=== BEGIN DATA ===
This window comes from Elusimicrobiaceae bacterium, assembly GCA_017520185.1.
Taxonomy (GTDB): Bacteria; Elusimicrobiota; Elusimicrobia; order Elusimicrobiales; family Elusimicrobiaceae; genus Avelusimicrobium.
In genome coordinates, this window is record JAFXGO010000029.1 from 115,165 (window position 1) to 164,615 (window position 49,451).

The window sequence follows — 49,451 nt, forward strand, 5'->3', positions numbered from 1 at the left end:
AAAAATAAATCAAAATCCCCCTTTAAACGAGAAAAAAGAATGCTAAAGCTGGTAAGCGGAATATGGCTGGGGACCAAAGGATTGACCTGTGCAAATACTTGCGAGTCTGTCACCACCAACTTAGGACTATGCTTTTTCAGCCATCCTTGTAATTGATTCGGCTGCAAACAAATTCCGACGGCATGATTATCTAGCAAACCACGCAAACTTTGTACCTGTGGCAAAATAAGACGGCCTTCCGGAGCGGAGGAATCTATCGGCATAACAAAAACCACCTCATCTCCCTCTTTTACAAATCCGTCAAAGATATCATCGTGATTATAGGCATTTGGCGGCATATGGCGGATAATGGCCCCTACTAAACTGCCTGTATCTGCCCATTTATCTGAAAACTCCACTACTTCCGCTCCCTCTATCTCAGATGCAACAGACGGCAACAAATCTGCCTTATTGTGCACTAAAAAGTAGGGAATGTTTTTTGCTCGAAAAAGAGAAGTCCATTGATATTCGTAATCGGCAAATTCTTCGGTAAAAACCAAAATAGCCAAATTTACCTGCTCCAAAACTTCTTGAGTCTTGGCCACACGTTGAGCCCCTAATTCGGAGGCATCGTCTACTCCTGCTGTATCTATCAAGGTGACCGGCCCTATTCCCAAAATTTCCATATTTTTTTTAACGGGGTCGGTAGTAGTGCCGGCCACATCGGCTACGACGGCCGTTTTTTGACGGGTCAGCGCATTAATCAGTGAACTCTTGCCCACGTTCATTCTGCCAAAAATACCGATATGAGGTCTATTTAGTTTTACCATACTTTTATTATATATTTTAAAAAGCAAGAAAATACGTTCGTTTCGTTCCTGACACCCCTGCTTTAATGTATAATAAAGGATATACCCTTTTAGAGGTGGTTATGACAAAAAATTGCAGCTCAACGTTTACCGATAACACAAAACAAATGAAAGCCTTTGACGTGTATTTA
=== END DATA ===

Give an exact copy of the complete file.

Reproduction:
This window comes from Elusimicrobiaceae bacterium, assembly GCA_017520185.1.
Taxonomy (GTDB): Bacteria; Elusimicrobiota; Elusimicrobia; order Elusimicrobiales; family Elusimicrobiaceae; genus Avelusimicrobium.
In genome coordinates, this window is record JAFXGO010000029.1 from 115,165 (window position 1) to 164,615 (window position 49,451).

The window sequence follows — 49,451 nt, forward strand, 5'->3', positions numbered from 1 at the left end:
AAAAATAAATCAAAATCCCCCTTTAAACGAGAAAAAAGAATGCTAAAGCTGGTAAGCGGAATATGGCTGGGGACCAAAGGATTGACCTGTGCAAATACTTGCGAGTCTGTCACCACCAACTTAGGACTATGCTTTTTCAGCCATCCTTGTAATTGATTCGGCTGCAAACAAATTCCGACGGCATGATTATCTAGCAAACCACGCAAACTTTGTACCTGTGGCAAAATAAGACGGCCTTCCGGAGCGGAGGAATCTATCGGCATAACAAAAACCACCTCATCTCCCTCTTTTACAAATCCGTCAAAGATATCATCGTGATTATAGGCATTTGGCGGCATATGGCGGATAATGGCCCCTACTAAACTGCCTGTATCTGCCCATTTATCTGAAAACTCCACTACTTCCGCTCCCTCTATCTCAGATGCAACAGACGGCAACAAATCTGCCTTATTGTGCACTAAAAAGTAGGGAATGTTTTTTGCTCGAAAAAGAGAAGTCCATTGATATTCGTAATCGGCAAATTCTTCGGTAAAAACCAAAATAGCCAAATTTACCTGCTCCAAAACTTCTTGAGTCTTGGCCACACGTTGAGCCCCTAATTCGGAGGCATCGTCTACTCCTGCTGTATCTATCAAGGTGACCGGCCCTATTCCCAAAATTTCCATATTTTTTTTAACGGGGTCGGTAGTAGTGCCGGCCACATCGGCTACGACGGCCGTTTTTTGACGGGTCAGCGCATTAATCAGTGAACTCTTGCCCACGTTCATTCTGCCAAAAATACCGATATGAGGTCTATTTAGTTTTACCATACTTTTATTATATATTTTAAAAAGCAAGAAAATACGTTCGTTTCGTTCCTGACACCCCTGCTTTAATGTATAATAAAGGATATACCCTTTTAGAGGTGGTTATGACAAAAAATTGCAGCTCAACGTTTACCGATAACACAAAACAAATGAAAGCCTTTGACGTGTATTTA